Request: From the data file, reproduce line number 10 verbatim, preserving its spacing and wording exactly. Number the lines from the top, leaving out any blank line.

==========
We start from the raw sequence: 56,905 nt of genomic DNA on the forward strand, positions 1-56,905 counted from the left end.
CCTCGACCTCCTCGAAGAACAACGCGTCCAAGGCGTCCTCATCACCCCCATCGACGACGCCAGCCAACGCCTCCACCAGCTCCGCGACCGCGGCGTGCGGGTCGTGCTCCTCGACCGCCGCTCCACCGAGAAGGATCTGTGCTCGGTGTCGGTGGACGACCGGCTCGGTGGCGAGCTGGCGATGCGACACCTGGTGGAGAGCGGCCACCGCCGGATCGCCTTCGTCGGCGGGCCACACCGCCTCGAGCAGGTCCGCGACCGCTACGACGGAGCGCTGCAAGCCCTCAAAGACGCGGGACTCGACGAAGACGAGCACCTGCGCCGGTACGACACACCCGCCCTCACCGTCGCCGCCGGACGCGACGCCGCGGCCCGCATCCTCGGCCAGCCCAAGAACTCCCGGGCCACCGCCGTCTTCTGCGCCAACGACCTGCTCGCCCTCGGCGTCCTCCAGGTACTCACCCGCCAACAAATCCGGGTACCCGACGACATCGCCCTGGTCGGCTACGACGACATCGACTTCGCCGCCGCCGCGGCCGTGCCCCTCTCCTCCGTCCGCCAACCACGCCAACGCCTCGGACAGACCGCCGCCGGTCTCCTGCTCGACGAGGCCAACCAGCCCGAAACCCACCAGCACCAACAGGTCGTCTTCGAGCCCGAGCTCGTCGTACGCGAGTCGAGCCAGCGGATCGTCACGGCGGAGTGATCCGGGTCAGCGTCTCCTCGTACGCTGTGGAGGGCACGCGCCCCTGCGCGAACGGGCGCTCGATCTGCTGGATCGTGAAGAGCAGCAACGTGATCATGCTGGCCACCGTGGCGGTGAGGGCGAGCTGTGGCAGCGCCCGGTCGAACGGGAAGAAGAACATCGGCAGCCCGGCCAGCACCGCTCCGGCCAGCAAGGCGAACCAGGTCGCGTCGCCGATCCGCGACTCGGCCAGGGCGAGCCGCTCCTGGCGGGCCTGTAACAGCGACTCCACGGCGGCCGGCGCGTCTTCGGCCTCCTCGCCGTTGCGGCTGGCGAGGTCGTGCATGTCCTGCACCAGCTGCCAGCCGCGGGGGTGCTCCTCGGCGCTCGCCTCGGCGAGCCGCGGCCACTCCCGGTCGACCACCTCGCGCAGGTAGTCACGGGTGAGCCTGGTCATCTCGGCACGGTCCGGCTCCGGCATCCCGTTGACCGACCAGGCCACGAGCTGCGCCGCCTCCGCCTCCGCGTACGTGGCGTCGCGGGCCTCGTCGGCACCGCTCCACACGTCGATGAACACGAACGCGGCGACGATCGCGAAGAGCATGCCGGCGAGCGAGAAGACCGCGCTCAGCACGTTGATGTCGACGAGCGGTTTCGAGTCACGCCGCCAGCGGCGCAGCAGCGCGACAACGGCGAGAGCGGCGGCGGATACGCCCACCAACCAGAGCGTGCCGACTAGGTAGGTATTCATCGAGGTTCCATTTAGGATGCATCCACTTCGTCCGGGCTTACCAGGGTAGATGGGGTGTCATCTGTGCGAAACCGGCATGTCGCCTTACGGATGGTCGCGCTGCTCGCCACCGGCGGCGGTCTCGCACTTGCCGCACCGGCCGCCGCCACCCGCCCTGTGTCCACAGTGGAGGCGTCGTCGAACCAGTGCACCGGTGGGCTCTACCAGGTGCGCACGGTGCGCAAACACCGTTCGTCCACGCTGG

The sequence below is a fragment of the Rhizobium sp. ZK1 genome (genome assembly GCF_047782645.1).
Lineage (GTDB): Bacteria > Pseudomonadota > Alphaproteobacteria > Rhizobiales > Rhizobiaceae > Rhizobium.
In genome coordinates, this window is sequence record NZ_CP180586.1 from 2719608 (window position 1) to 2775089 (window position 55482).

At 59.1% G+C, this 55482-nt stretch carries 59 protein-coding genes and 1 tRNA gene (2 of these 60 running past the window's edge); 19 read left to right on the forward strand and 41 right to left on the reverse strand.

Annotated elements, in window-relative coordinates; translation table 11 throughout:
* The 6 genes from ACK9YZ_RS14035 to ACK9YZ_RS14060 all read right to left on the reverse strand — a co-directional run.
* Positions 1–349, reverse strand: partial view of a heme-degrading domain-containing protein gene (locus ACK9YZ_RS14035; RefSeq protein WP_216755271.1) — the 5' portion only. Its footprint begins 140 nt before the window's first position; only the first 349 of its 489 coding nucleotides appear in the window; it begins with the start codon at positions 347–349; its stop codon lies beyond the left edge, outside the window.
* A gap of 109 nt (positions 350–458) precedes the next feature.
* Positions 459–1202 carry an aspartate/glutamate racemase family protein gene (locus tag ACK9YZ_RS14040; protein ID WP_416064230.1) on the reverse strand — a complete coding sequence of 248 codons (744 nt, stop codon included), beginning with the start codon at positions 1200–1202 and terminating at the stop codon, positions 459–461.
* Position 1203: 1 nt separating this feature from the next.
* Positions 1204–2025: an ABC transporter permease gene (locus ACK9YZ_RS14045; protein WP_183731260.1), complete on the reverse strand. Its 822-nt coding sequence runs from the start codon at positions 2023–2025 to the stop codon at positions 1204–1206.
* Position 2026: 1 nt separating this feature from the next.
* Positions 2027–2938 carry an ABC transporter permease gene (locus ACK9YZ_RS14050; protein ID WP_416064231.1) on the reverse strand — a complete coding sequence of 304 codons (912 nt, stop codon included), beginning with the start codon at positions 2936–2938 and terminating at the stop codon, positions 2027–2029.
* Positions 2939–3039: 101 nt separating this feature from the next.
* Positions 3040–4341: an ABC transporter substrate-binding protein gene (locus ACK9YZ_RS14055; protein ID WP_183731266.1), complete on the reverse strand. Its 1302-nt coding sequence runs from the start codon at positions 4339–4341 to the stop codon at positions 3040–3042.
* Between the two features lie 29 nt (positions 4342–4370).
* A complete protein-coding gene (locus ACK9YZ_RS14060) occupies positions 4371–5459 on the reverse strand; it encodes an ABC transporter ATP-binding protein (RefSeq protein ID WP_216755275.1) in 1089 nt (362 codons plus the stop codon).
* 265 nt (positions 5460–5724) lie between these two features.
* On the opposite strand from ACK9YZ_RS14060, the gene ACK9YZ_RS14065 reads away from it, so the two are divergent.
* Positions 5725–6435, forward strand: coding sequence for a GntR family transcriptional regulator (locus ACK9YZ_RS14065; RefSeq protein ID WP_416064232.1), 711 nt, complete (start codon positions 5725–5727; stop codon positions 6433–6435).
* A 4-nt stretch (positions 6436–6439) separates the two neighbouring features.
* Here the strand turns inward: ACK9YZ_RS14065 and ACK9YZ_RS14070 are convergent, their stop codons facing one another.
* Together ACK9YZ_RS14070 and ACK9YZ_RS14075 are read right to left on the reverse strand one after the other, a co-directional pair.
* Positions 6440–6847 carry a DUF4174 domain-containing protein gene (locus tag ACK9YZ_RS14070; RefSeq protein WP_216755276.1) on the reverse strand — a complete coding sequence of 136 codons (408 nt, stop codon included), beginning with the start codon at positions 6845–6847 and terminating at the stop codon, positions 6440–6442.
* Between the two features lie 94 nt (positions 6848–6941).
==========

* A gap of 109 nt (positions 350–458) precedes the next feature.